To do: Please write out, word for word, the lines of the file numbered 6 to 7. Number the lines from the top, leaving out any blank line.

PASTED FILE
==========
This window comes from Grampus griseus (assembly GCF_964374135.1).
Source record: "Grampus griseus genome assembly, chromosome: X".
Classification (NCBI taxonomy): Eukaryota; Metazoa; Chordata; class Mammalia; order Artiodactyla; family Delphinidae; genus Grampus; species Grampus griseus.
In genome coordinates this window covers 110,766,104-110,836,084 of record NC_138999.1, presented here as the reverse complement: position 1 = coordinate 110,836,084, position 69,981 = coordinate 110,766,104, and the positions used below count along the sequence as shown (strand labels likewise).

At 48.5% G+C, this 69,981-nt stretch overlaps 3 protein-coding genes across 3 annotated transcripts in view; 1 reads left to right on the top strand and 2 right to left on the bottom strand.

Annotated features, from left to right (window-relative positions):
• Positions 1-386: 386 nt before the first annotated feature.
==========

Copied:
Annotated features, from left to right (window-relative positions):
• Positions 1-386: 386 nt before the first annotated feature.